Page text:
Building a better world for children

Building a better world for children

Pope Francis gathered 50,000 children from 100 countries to celebrate the historic first World Children’s Day in Rome’s Olympic Stadium on Saturday, May 25, and in St. Peter’s Square on Sunday, May 26.

It was the first and the greatest gathering of children since United Nation established the Universal Children’s Day in 1954; the first since the UN’s Declaration of the Rights of the Child in 1959; the first since the UN General Assembly adopted the Convention on the Rights of the Child in 1989.

Of course, it did not have anything to do with the UN’s initiatives per se. But it had so much to do with advocating, promoting and building a better world for children. It was only in December 2023 when Pope Francis contemplated on celebrating a World Children’s Day in order to get the world’s attention to the pitiful situation of about 2.3 billion of world’s children who are in the thick of poverty, conflict situations, forcible displacement and the worsening effects of environmental degradation.

Since he assumed the Petrine ministry in 2013, Pope Francis had been deeply concerned with the suffering of children worldwide. Addressing to about 30,000 young people at the University of Santo Tomas during his visit to the Philippines in January 2015, he was visibly touched with the question of a 12-year old Glyzelle Palomar, who tearfully recounted a tender life spent to forage for food from the garbage and to sleep on cardboards on the streets, who sobbed “Why did God let this happen to us?”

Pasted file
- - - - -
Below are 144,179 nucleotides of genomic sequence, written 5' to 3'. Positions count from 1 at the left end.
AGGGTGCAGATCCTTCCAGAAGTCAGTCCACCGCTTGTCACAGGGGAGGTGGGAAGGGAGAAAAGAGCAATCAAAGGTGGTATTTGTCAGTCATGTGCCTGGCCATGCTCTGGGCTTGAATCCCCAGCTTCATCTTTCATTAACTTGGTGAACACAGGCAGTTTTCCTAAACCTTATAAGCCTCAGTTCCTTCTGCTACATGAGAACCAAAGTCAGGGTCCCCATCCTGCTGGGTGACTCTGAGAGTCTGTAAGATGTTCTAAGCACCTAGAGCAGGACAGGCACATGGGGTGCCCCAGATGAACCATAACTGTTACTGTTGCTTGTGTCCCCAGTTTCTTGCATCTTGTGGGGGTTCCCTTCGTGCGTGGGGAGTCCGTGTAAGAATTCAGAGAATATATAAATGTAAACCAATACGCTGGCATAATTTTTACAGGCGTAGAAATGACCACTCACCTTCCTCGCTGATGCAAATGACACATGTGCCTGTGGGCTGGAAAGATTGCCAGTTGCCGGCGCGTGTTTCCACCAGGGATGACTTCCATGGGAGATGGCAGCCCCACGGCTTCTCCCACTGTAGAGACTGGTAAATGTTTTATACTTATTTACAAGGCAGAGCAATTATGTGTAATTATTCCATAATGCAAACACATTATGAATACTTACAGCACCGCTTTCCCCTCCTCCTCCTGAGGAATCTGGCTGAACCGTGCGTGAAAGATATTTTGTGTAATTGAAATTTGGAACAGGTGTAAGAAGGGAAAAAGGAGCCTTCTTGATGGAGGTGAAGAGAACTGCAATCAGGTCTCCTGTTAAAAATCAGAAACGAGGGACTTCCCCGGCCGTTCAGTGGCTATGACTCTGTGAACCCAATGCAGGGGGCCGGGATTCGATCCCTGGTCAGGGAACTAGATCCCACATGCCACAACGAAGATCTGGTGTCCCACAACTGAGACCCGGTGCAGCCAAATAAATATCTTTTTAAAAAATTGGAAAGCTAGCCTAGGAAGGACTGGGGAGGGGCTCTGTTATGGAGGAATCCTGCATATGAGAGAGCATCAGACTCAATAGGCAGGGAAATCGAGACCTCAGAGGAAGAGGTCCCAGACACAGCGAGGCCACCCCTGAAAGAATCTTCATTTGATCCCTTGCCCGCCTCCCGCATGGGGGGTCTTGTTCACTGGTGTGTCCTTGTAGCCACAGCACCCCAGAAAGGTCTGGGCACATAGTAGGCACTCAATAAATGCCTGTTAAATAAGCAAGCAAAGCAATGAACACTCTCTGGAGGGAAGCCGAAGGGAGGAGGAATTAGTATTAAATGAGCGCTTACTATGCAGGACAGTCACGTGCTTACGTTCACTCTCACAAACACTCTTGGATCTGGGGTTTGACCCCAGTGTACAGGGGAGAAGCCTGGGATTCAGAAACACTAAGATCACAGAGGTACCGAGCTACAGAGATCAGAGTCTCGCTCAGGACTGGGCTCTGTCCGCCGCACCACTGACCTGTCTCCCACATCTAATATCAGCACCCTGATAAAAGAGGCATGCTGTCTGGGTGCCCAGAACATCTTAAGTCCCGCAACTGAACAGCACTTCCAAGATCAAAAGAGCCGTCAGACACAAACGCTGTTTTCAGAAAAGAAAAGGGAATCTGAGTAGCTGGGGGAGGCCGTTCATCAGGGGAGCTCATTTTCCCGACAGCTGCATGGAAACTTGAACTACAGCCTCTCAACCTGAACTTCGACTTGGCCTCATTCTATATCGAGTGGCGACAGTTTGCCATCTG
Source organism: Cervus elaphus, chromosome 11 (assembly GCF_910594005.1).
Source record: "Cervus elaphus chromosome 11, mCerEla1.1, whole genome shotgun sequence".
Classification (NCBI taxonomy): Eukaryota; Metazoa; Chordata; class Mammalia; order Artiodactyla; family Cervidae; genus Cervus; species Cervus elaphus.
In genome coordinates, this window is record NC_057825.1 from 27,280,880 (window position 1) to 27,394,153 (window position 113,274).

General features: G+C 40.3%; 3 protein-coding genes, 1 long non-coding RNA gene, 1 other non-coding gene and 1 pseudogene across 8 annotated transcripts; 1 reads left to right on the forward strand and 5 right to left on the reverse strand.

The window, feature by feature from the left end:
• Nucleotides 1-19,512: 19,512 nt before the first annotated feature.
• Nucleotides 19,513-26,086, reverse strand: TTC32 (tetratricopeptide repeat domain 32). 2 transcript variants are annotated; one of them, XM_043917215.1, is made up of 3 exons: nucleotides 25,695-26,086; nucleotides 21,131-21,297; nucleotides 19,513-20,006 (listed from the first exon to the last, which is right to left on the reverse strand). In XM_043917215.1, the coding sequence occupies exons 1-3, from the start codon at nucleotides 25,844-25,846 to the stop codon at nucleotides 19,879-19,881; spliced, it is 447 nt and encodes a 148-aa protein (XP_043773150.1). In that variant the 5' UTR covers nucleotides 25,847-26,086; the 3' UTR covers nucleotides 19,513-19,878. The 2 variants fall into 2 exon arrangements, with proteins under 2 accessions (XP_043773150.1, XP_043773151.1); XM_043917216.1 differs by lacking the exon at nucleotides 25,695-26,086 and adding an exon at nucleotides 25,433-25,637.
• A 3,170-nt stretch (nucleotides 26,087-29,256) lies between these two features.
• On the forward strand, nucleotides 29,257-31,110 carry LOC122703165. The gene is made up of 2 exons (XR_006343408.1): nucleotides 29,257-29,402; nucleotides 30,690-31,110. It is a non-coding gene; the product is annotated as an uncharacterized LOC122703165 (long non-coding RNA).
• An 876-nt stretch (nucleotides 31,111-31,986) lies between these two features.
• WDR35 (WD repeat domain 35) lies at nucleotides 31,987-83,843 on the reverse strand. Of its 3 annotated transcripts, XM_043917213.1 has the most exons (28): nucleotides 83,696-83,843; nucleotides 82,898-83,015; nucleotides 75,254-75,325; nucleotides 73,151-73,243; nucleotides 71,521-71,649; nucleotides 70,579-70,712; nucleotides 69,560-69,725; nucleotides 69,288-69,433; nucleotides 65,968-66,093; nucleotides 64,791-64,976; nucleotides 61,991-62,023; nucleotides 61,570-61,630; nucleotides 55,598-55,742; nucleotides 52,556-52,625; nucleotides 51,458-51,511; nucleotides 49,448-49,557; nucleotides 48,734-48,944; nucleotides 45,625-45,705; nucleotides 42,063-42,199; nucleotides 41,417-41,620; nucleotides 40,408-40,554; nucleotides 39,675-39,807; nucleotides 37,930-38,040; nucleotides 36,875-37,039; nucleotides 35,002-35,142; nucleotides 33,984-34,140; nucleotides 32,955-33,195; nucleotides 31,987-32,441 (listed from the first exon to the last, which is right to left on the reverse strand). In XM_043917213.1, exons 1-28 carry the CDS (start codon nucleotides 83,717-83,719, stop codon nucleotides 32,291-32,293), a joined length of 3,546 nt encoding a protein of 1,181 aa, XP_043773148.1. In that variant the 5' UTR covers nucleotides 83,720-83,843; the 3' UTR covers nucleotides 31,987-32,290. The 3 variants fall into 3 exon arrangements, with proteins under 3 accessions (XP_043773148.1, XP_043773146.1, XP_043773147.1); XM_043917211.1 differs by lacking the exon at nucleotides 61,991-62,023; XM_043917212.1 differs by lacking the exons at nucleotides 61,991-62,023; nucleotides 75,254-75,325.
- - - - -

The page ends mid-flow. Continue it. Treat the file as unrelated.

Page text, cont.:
The Holy Father responded, “Dear young boys and girls, today’s world doesn’t know how to cry. The emarginated people, those left to one side, are crying. Those who are discarded are crying. But we don’t understand much about these people in need. Certain realities of life we only see through eyes cleansed by our tears. I invite each one here to ask yourself: have I learned how to weep? Have I learned how to weep for the emarginated or for a street child who has a drug problem or for an abused child? Unfortunately there are those who cry because they want something else. This is the first thing I want to say: let us learn how to weep as she has shown us today and let us not forget this lesson. The great question of why so many children suffer, she did this in tears. The response that we can make today is: let us really learn how to weep.”

Of late, the Pope has become increasingly disturbed with the plight of children in war, such as the killing and wounding of so many children in the ongoing attack of Russia on Ukraine since October 7, 2023, and the deaths of more than 15,000 Palestinian children in the ongoing conflict in Gaza where more than 47 percent of the population is under the age of 18.

Addressing the children at Rome Olympic Stadium, the Holy Father said, “I know wars make you said, but I want to ask: are all of you truly saddened about wars? (Children responded) “Yes!”. Today I welcomed children who fled from Ukraine and they were in a lot of pain due to the conflict. Some of them were even wounded. Is war a good thing? (Children responded) “No!”. Is peace a beautiful thing? (Children responded) “Yes!”. It makes me happy to hear children say this. You are hurting because many of your peers cannot go to school. There are so many girls and boys who cannot go to school. These are realities that I carry in my heart, and I pray for them. We need to pray for children who cannot go to school, for children who suffer because of wars, for children who have no food, and for children who are sick but have no one to take care of them.”

The World Children’s Day is latest of the three new “World Days” Pope Francis has established—after the World Day for the Poor in 2017 and the World Day of Grandparents and the Elderly in 2021. All these are in pursuit of the exigency of building a future based on peace, hope and dialogue.